At the front of the Carry-On is a total of eight loops, two on each of the four sides. Optional accessory straps can hook onto these via G-hooks for extra compression. However, the loops’ primary purpose is to mount the Day Bag directly in front of the Carry-On.
On the right side of the Carry-On is a simple nylon handle for quickly grabbing and moving the bag across short distances. Even the strongest arms within the Pack Hacker team don’t consider this handle viable for long-term carrying the hefty backpack. There’s also a built-in compression strap here with a side-release buckle to keep things tight and stable, with a matching one on the left side as well. While we appreciate the inclusion of these compression straps—and they do work—we preferred using the optional accessory straps that we had on hand.
Instead of another side handle here on the left side, there’s a fold-flat water bottle pocket that’s kept low-profile by a zipper. Undo the zipper, and the mesh material stretches to accommodate even a 40-ounce bottle.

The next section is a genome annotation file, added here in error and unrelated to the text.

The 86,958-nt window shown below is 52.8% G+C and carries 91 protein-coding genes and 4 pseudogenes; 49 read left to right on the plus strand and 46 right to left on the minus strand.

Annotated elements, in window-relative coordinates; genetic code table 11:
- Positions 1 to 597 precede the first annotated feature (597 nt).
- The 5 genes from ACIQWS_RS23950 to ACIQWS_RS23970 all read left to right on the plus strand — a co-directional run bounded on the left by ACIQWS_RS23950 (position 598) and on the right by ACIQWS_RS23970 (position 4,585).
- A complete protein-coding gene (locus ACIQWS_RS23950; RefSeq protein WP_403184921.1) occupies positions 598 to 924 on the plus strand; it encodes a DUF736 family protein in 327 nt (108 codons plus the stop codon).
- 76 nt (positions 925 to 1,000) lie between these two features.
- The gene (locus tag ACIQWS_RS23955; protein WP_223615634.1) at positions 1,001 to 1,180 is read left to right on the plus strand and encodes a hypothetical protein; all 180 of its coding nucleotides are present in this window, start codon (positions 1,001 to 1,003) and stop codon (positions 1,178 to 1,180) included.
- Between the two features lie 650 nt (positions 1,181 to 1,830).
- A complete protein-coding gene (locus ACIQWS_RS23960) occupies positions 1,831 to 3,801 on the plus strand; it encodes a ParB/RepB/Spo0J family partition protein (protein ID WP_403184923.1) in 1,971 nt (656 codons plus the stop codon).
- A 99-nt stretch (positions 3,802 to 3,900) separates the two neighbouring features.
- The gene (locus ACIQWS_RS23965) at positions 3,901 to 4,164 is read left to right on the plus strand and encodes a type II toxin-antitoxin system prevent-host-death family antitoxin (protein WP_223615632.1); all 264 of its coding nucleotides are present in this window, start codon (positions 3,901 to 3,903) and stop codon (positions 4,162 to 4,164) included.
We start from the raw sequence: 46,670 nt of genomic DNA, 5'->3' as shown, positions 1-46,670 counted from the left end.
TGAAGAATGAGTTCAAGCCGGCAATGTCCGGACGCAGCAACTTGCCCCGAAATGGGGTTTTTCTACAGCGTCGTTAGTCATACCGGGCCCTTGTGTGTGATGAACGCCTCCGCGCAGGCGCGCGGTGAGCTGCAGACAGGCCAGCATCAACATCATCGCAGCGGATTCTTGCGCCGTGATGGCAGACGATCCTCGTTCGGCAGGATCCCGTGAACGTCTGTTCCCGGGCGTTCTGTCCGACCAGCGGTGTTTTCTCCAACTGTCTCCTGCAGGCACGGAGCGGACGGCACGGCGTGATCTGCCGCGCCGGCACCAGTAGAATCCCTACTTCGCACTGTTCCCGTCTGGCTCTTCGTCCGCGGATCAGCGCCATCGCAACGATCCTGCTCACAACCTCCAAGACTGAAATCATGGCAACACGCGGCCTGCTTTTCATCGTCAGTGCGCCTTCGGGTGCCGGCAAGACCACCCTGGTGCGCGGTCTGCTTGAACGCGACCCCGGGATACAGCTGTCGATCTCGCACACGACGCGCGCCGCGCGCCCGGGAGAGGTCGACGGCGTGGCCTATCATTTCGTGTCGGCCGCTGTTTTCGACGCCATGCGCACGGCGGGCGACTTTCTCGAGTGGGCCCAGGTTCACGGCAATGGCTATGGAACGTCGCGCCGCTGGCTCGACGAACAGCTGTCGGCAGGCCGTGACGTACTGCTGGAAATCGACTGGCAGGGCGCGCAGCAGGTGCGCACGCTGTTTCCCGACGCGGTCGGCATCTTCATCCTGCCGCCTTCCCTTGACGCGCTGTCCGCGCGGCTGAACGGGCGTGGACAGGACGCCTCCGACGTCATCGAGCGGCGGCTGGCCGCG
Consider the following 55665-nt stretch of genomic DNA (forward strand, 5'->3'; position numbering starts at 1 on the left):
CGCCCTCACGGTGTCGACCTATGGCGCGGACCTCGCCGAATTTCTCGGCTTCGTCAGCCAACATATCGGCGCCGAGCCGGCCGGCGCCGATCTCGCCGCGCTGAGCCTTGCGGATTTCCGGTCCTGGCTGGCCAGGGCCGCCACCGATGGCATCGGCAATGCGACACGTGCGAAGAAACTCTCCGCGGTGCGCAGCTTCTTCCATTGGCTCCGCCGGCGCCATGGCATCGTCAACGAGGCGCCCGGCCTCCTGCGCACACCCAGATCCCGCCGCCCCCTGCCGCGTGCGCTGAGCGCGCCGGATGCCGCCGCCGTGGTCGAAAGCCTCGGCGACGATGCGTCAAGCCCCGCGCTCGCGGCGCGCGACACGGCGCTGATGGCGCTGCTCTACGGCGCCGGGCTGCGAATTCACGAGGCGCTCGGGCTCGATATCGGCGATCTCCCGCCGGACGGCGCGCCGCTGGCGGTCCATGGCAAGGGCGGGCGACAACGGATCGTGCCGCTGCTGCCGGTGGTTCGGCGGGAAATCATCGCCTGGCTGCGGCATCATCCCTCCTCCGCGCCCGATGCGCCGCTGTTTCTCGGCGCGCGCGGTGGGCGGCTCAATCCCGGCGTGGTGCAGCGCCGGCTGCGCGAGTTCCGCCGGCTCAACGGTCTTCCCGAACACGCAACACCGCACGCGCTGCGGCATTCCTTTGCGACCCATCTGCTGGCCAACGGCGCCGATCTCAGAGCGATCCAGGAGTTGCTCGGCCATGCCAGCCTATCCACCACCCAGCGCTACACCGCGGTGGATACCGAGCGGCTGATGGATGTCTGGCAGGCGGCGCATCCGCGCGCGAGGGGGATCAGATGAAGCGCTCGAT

Next up is the Day Bag. The well-padded shoulder straps can be stowed away behind its back panel. While stowed away, they do bulge noticeably, making for a somewhat messy look. The shoulder straps have G-hooks at the bottom, and you use them to secure the straps in place for backpack mode. There are also G-hooks at the top of the straps, but we’ll get into their use later. At the bottom, however, is where we first felt a bit unsure of how secure these G-hooks are. The large gap of the G-hook’s opening combined with the right amount of unfortunate wiggling can result in it coming off of the attachment point. This isn’t an issue once we’re wearing it and there’s sufficient tension on the straps. However, picking it up from a slacked state may result in an undone shoulder strap.
Unfortunately, the Day Bag also uses the same sternum strap mounting system the Carry-On does. Additionally, it’s actually a bit more difficult to re-adjust here because the loops are much tighter, thus requiring more fiddling and pushing to thread through the pointy plastic anchor.